What I'm not clear on is why we should trust the people who were involved in creating the mess to act in good faith and help unwind the mess they made. They've already made their F-you money, the only reason they have to stay is the public good (yeah right), the corporate good (yeah, right), or that they figure they can extort more massive bonuses if they make it seem they're "indespensible".

And I'm not sure why we should take the CEO's word, or anybody in the company's word, about what kind of shape the company is in and who was responsible for what went wrong. Everyone in the company has a vested interest in blaming "those other guys", who already left. And they all have the same interest in making the company seem healthier. Have independent auditors been over AIG's books? If not, why not? We own them now, one of the standard things new owners do is bring in outside auditors to check the books.

Johnny C: I said earlier that despite having watched Liddy's testimony, it was not clear to me that what he said implied that all the people who were responsible had left, just that the top people had. Here's an article from the WSJ that suggests that even that is not true:

"Some top employees of American International Group Inc.'s disgraced Financial Products group have agreed to return hefty retention bonuses under mounting public outrage over $165 million in payouts to a unit that brought the insurer to its knees.

Among them was Douglas Poling, who received the richest payment of more than $6.4 million, according to a person familiar with the matter. Mr. Poling, the 48-year-old son of a former chief executive of Ford Motor Co., is an executive vice president with responsibility for energy and infrastructure investments. (...)

Among executives who served under Mr. Cassano and retain high-profile roles at the financial-products company are Mr. Poling, Mr. Cassano's former top deputy, as well as James Haas and Jon Liebergall, former employees say. The offices of Messrs. Poling, Haas and Liebergall referred calls to AIG's press office."

Joseph Cassano was the guy who ran AIG-FP and was more responsible than anyone for what happened, as best I can tell. He left early on. But his top deputy is the person who got the largest bonus. I find it hard to imagine that that guy was not in any way responsible.

For what it's worth, I liked Liddy. I think he's been put in a really bad situation by the actions of others, and I thought he acquitted himself very well. But I don't think this means that I have to take what seemed to me to be fairly vague statements and construe them in the most expansive possible way.

The real problem in this whole mess is people who have taken excessive risk. I'd prefer to go with someone I thought was going to minimize risk.

My problem is that it seems to me that Wall Street has for ages been a place that rewards people for taking excessive risk, so everyone involved has been ingrained with that and accepts that as the way the system is supposed to work. It's therefore hard to trust that any of these guys are going to minimize risk.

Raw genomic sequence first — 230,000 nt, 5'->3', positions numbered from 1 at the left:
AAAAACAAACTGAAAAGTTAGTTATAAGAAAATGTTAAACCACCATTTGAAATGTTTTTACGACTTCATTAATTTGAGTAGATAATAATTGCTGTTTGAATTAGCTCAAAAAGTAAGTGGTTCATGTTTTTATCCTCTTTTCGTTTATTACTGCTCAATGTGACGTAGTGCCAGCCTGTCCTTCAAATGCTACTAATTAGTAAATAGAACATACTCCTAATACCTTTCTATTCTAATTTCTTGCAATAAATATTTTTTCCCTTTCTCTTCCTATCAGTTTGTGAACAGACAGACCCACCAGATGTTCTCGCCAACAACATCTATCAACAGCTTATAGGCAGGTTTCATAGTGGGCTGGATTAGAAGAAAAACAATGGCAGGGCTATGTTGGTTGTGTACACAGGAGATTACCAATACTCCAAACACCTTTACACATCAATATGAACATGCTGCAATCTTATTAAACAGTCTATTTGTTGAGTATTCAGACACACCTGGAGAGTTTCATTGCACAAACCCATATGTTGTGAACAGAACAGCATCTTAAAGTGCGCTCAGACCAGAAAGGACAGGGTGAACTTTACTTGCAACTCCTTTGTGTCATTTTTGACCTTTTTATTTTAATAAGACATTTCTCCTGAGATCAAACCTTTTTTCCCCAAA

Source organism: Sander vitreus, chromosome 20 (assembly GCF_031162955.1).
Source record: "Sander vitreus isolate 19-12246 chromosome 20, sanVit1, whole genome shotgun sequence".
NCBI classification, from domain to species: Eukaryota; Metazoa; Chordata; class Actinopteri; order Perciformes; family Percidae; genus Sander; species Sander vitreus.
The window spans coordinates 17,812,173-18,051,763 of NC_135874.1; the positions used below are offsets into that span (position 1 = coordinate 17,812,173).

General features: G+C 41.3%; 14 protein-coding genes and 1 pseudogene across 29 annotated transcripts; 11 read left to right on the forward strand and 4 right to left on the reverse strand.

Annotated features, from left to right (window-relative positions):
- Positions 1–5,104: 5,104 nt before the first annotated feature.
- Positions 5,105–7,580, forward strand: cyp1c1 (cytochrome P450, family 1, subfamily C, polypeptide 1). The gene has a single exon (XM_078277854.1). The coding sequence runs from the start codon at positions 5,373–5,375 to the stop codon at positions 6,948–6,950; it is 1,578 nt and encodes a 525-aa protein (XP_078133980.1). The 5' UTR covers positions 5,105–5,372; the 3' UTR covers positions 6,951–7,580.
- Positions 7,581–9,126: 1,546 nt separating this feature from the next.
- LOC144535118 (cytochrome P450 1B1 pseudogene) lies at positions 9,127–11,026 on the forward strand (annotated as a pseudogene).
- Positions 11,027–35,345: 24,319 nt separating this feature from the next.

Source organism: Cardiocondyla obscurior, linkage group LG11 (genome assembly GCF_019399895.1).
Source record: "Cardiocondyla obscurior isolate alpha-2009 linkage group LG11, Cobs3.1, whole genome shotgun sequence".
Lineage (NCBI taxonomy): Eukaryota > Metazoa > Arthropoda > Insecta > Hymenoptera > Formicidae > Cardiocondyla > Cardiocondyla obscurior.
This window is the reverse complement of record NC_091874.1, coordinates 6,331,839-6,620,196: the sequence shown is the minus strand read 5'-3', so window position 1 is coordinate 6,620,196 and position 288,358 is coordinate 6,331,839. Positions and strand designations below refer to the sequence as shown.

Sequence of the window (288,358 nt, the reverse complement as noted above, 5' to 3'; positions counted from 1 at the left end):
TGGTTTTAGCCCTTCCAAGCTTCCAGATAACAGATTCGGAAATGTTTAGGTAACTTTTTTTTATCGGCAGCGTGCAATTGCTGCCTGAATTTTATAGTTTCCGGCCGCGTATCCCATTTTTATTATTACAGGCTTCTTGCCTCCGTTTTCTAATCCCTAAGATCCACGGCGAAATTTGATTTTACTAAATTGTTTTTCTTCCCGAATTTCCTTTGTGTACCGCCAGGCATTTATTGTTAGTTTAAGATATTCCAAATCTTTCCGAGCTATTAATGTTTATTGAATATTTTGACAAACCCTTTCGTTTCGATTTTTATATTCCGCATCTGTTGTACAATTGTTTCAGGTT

Your argument seems to be that everything was fine on Wall Street until this handful of people came along with their bad/stupid CDSs, and if we just get rid of them we can go back to things as they were and it'll all be booming again. I don't buy that.

But I don't think this means that I have to take what seemed to me to be fairly vague statements and construe them in the most expansive possible way.

"Trust but verify" seems appropriate.

But I don't think this means that I have to take what seemed to me to be fairly vague statements and construe them in the most expansive possible way.

Sensible.

Joseph Cassano was the guy who ran AIG-FP and was more responsible than anyone for what happened, as best I can tell. He left early on. But his top deputy is the person who got the largest bonus. I find it hard to imagine that that guy was not in any way responsible.

But it's okay to take the vaguest understanding of a firm's organizational structure and construe them in the most restrictive way.

Hilzoy: thank you for the WSJ cite, but with respect, it does not support your contention. In the 4th last paragraph it says, speaking of the 3 top holdovers "Like Mr. Poling, they didn't work in the credit-derivatives unit."

You are assuming AIG FP equals bad apples
As I understood Mr. Liddy, bad apples confined to credit default swap unit, as distinct from derivative unit, and a third unit which name I don't remember.

These people gone. The names cited by WSJ not in credit default swap unit. I'm not saying there might not be, but the people named in the article not in that unit.

The problem with this formulation is that the only way AIG executives get a pass is not if we fail to construe the organizational structures in the restrictive way, but only if we construe them in the most expansive possible way.